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Corparate demand slump
The Y2K effect on the reseller channel (see story below) was far from expected, especially after the Y2K issue failed to affect many companies in the UK. However, according to Context (www.context1.com), there was a heavy decline in corporate demand during the first quarter of this year,both in the UK and across Western Europe.
This corporate demand slump was offset by the consumer side of the market, the market research firm says, resulting in an eight per cent increase in European PC market sakes.
Despite this, many PC brand leaders had a bad first quarter to this calendar year, with Compaq, the market leader, recording a negative growth rate of 8.5 per cent, and Fujitsu Siemens recording a four percent market decline. However, Inger Kwaitkowski, Context's senior analyst said, while PC sales to corporates continued to decline, demand from small businesses and consumers saw an uplift.
"The figures for this quarter clearly indicate that the European PC Market has not yet recovered from the slowing down effect of Y2K on the corporate sector," she said.
Figures for the second quarter are due out later this summer. It's to be hoped, for the sake of the resellers, that the business PC sales trends resume their upwards path.

Resellers report Y2K sales slump
It may be more than six months since the Y2K effect exploded on us all like a damp squib, proving what many so-called experts had been saying was wrong, but it seems that companies backpeddled on IT hardware sales in the runup to the end of the year 2000. Sales figures released during July reveal that several resellers in the UK, including Computerland, Kalamazoo and Triad, have reported 1999/2000 turnover significantly down on that for 1998/99.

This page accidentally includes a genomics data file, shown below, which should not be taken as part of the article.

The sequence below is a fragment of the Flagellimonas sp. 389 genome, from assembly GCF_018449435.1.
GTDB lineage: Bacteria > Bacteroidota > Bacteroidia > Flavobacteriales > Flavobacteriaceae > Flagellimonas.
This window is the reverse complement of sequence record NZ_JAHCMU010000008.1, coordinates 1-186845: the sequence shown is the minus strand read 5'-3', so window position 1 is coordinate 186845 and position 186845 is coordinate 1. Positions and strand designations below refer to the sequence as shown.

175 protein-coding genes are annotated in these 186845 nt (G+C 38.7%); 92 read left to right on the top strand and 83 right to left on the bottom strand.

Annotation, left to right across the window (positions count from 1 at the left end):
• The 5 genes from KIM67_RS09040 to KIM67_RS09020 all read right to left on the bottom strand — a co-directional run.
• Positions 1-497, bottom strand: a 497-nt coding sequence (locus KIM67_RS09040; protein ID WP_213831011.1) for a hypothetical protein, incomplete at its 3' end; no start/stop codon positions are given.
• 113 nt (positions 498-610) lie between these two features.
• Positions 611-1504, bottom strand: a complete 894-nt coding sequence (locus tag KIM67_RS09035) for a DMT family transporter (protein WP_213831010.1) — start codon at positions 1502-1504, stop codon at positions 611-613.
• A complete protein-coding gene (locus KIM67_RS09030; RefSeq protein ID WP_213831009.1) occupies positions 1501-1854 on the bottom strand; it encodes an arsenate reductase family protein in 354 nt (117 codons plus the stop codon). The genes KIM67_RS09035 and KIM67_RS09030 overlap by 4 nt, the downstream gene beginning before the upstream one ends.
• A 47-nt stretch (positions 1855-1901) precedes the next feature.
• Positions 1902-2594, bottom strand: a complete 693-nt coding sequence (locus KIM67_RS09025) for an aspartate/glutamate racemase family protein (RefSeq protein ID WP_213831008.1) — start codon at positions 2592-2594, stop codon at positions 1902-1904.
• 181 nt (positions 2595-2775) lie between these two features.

Computerland (www.computerland.co.uk) reported a loss of 128,000 pounds on a turnover of 28.3 million pounds for its year to April 30, 2000, blaming the poor shown poor sales in the Y2K runup. Triad (www.triad.co.uk), meanwhile, reported a pre-tax profit of 1.9 million pounds on a turnover of 48.4 million pounds for the year to March 31, 2000 - down from profit of 8.6 million on a turnover of 49.4 million pounds for 1999. John Rigg, the firm's chairman, told reporters that a number of large projects had resulted in a delayed start, but he expects things to improve. "The millennium effect has taken longer to fade than expected," he said, adding that many companies are thinking about how they should handle the e-commerce revolution.
Kalamazoo (www.kalamazoo.co.uk) has also warned analysts that it 1999/2000 profit would be below expectations, eventually posting a pre-tax loss of 6.9 million pounds on a turnover of 62.8 million pounds for the year ending March 31 - down from a loss of 2.2 million pounds on a turnover of 65.8 million pounds for 1999.

A2000 gets behind Pocket PC
A2000 Distribution a channel distributor of mobile computing products, has become one of the first dealers to get behind the Pocket PC standard. The distributor has just started shipping what it calls `best in breed' models from the likes of Hewlett Packard, Casio, and Compaq. John Kemp, the distributor's MD, said that he believes the Pocket PC represents an important transformation in the mobile computing market.
As a result, he said, the firm expects to see customers adopt Windows- Powered devices on a very large scale.